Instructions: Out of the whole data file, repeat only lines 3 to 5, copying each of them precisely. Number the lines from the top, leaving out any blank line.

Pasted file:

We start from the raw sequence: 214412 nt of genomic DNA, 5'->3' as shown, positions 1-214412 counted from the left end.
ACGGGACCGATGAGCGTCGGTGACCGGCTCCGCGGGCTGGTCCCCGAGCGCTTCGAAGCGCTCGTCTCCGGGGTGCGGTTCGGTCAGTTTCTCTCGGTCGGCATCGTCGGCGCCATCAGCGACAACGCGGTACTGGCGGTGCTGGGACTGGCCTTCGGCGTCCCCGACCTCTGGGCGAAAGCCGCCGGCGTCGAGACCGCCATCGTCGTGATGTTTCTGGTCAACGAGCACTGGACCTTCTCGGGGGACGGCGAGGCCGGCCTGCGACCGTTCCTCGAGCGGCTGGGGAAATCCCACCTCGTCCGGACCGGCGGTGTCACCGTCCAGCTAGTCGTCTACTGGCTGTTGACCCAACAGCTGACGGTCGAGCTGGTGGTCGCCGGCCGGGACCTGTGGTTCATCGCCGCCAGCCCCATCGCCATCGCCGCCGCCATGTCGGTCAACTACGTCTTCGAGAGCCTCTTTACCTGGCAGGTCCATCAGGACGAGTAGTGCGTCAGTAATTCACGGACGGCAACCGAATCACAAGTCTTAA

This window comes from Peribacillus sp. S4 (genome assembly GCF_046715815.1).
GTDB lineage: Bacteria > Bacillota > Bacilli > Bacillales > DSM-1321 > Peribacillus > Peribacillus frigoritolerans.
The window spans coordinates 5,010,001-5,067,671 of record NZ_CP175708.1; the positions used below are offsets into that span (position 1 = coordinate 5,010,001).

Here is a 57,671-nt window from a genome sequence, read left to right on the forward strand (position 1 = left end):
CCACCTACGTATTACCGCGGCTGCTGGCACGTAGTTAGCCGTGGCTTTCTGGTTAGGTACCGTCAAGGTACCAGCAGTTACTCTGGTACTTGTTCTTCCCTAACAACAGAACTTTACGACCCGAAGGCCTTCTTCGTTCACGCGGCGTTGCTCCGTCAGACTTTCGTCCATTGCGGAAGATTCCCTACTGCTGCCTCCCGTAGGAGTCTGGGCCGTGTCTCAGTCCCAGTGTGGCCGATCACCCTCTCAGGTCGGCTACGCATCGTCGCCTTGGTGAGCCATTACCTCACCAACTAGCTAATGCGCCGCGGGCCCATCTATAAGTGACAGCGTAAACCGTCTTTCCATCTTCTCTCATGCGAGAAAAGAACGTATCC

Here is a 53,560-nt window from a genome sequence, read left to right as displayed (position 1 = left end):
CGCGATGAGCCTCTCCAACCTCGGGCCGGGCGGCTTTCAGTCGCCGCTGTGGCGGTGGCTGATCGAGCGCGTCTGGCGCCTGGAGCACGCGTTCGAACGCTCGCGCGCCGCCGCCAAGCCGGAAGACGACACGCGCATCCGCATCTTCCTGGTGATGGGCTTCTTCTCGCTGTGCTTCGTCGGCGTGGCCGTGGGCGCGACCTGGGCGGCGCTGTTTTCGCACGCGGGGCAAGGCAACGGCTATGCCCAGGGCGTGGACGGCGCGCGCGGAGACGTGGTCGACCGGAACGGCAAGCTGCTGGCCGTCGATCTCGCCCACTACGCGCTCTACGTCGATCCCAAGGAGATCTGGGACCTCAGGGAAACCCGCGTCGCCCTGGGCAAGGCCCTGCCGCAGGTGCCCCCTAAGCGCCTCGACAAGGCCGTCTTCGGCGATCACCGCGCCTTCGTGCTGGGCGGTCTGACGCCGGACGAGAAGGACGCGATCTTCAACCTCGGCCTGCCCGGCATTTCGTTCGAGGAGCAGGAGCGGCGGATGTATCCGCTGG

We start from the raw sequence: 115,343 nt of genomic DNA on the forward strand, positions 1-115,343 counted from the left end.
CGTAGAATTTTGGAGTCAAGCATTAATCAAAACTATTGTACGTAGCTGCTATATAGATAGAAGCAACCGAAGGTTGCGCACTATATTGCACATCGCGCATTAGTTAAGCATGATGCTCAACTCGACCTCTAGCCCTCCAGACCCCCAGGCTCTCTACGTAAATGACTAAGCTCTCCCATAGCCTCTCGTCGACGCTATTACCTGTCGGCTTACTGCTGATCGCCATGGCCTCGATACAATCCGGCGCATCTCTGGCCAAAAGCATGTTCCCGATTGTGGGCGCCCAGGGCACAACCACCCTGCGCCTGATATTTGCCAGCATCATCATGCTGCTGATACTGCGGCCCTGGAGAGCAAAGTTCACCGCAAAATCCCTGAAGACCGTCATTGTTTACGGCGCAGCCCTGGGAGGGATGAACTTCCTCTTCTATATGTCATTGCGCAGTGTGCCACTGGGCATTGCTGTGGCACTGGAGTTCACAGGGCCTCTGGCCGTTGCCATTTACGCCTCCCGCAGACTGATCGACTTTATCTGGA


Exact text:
This window comes from Peribacillus sp. S4 (genome assembly GCF_046715815.1).
GTDB lineage: Bacteria > Bacillota > Bacilli > Bacillales > DSM-1321 > Peribacillus > Peribacillus frigoritolerans.
The window spans coordinates 5,010,001-5,067,671 of record NZ_CP175708.1; the positions used below are offsets into that span (position 1 = coordinate 5,010,001).